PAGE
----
Before taking any action, OSBM consulted with the Rural Center’s grantor agency, the State Department of Commerce, as required by G.S. § 143C-6-23(f). The actions OSBM took in response to these violations, namely suspension of disbursements and consideration of action to recover past funding, are specifically authorized by G.S. § 143C-6-23(f). Thus, the actions taken by the Governor were in compliance with the mechanisms set out by state law: OSBM found violations at the Rural Center, consulted with the Rural Center’s grantor agency, and then issued an order that was within its statutory powers.

C.    Potential Implications of Federal Audit of the Rural Center.

Although not mentioned in OSBM’s letter to the Rural Center or the State Auditor’s report, the federal Environmental Protection Agency (EPA) conducted an audit of an almost $1.2 million federal grant to the Rural Center.[4] This audit found that the Rural Center failed to properly allocate funding between federal and state sources, among other violations.  In response, the EPA has designated the Rural Center a “high risk” grantee, meaning the Rural Center will have to abide by additional conditions before receiving future federal funds. The audit initially recommended that the EPA recover the $1.2 million from the Rural Center, and the EPA’s Inspector General is still not satisfied with the Rural Center’s response to the EPA audit.[5] The EPA audit is significant for two reasons. First, it shows the Rural Center’s failure to abide by federal grant conditions, which violates a state rule mandating that non-State entities abide by federal rules when receiving both state and federal funds.  09 NCAC 03M .0201. Second, the State Auditor’s report did not mention the EPA report so it is unclear whether the Rural Center informed the State Auditor of the EPA audit.  If the Rural Center failed to inform the State Auditor about the EPA report, this failure may constitute a violation of G.S. § 143C-6-23(g), which requires non-State entities to give information about ongoing outside audits to the State Auditor.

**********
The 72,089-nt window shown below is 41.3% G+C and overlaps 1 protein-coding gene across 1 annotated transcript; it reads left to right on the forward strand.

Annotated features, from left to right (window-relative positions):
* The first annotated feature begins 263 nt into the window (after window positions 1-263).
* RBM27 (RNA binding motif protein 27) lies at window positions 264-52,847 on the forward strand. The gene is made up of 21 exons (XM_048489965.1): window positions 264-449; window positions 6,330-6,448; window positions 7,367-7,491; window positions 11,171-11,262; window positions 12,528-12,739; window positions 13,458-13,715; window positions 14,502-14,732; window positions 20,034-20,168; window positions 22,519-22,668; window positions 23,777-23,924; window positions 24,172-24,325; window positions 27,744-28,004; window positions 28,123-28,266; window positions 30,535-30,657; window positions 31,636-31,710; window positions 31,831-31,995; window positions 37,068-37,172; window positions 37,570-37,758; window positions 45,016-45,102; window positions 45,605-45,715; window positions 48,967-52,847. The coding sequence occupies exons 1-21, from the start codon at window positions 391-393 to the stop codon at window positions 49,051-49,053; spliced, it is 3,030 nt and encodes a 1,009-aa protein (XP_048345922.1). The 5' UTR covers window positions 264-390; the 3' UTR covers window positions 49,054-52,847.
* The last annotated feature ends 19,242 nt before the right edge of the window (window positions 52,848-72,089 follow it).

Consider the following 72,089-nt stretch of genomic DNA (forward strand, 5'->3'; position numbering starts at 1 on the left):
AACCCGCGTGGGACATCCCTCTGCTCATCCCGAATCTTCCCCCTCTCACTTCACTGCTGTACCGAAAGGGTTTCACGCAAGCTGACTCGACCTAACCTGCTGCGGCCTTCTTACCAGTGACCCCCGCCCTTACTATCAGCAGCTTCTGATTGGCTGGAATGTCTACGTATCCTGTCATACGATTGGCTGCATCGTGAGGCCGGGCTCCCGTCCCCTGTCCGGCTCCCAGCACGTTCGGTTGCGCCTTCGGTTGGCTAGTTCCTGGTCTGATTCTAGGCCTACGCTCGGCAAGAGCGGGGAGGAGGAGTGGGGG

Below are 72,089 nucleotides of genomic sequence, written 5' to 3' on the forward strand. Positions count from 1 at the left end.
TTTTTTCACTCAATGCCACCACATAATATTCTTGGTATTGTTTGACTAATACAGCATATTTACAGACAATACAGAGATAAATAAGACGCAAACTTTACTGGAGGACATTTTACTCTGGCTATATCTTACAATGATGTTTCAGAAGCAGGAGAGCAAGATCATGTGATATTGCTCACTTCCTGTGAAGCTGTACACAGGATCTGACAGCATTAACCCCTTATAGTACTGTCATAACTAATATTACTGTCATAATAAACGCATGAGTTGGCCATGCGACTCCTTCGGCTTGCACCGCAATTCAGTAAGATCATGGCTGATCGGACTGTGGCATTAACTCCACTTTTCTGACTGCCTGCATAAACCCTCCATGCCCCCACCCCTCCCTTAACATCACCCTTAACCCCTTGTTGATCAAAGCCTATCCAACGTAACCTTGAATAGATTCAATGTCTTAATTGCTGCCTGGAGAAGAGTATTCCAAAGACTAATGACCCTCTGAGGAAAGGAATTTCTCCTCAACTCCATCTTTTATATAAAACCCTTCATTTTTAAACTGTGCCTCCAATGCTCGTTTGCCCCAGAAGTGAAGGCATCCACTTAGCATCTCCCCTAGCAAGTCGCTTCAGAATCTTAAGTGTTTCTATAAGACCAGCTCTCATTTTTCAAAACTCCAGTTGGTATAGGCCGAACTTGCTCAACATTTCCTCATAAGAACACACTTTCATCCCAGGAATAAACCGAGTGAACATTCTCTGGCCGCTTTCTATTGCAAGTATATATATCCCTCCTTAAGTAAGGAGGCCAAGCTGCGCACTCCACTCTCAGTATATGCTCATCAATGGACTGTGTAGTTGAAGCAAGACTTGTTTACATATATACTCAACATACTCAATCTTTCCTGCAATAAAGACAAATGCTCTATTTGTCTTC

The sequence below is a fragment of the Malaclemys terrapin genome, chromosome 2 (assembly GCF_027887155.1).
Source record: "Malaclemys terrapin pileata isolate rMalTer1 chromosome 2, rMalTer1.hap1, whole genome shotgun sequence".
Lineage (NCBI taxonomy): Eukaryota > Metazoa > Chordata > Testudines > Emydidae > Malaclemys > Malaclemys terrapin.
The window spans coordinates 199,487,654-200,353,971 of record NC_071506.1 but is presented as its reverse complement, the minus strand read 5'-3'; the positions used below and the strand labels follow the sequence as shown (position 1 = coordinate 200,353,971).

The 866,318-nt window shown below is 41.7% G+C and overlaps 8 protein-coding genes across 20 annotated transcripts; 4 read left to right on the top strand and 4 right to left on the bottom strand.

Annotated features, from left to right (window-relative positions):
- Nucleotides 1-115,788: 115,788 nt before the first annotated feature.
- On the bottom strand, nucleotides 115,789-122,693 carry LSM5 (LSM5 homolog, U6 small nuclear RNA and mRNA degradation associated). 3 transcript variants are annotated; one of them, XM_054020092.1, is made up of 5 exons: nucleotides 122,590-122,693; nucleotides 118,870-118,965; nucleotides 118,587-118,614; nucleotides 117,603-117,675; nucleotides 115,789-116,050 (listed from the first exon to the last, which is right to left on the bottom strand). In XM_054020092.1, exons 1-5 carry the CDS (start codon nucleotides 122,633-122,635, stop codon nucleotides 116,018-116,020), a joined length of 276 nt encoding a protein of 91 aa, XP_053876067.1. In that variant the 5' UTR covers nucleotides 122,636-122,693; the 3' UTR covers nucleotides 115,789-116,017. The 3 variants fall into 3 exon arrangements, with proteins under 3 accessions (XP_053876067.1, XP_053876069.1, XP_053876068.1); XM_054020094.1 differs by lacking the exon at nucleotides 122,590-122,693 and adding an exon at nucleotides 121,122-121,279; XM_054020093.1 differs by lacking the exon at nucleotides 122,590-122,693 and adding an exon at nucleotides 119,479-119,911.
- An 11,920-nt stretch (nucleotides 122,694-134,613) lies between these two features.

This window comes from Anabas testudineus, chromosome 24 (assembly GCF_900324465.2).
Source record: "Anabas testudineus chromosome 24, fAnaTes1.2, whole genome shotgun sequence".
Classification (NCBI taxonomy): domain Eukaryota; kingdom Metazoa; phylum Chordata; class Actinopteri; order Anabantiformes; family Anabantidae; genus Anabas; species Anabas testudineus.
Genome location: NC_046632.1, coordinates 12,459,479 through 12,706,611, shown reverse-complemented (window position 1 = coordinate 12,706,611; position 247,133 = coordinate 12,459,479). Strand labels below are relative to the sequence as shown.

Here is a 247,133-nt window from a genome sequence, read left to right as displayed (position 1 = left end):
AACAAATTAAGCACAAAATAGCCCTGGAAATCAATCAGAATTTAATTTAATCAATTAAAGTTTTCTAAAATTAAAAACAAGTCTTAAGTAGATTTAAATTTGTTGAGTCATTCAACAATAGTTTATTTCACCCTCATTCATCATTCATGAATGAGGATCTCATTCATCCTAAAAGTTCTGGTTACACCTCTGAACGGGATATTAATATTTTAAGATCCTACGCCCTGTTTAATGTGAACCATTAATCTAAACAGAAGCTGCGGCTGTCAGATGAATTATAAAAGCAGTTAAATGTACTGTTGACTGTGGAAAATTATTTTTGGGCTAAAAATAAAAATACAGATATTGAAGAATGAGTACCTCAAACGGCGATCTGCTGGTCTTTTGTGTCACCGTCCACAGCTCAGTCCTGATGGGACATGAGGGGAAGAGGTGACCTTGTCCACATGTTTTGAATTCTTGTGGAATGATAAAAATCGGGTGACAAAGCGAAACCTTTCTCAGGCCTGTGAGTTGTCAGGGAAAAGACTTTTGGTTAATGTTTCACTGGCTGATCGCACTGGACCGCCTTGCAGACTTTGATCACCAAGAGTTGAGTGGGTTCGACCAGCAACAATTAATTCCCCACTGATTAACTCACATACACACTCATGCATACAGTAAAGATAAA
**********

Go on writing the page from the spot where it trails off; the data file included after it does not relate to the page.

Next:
Conclusion

The executive branch acted within its clear statutory authority by suspending disbursements to the Rural Center. This action was authorized by law and supported by both a critical state audit and a critical EPA audit. Both audits signal the need for further investigation of the Rural Center’s activities and serious consideration of action to recover taxpayer money that has previously been given to the Rural Center.



[1] For more information please contact Jeanette Doran at 919-838-5313 or doran@ncicl.org. This paper was prepared with substantial assistance by Neal Inman, law student intern.

[2] Letter from Art Pope, Assistant State Budget Director, Office of State Budget and Management, to Elaine Matthews, Senior Vice President, North Carolina Rural Economic Development Center, Inc. (July 18, 2013) (available at http://www.wral.com/asset

/news/state/nccapitol/2013/07/18/12679102/Art_Pope_letter_to_Rural_Center.pdf).

[3] North Carolina Rural Economic Development Center, Inc., Financial Related Audit, State Grant Management and Sub-Recipient Monitoring, July 2013 (available at http://media2.

newsobserver.com/smedia/2013/07/17/10/29/KQdaq.So.156.pdf#storylink=relast).

[4] Environmental Protection Agency Office of the Inspector General Report No. 12-4-0499, “Costs Claimed by the Rural Economic Center, Inc., Under EPA Grant No. X96418405, May 23, 2012 (available at http://www.epa.gov/oig/reports/2012/20120523-12-4-0499.pdf).

[5] See Id.; Memorandum from Arthur A. Elkins, Jr., Environmental Protection Agency Office of the Inspector General, to Gwendolyn Keyes Fleming, Region Administrator, Region 4, Environmental Protection Agency, (Oct. 3, 2012) (available at http://www.epa.gov/oig/reports/2012/12-4-0499_IG_Comment_on_Response.pdf).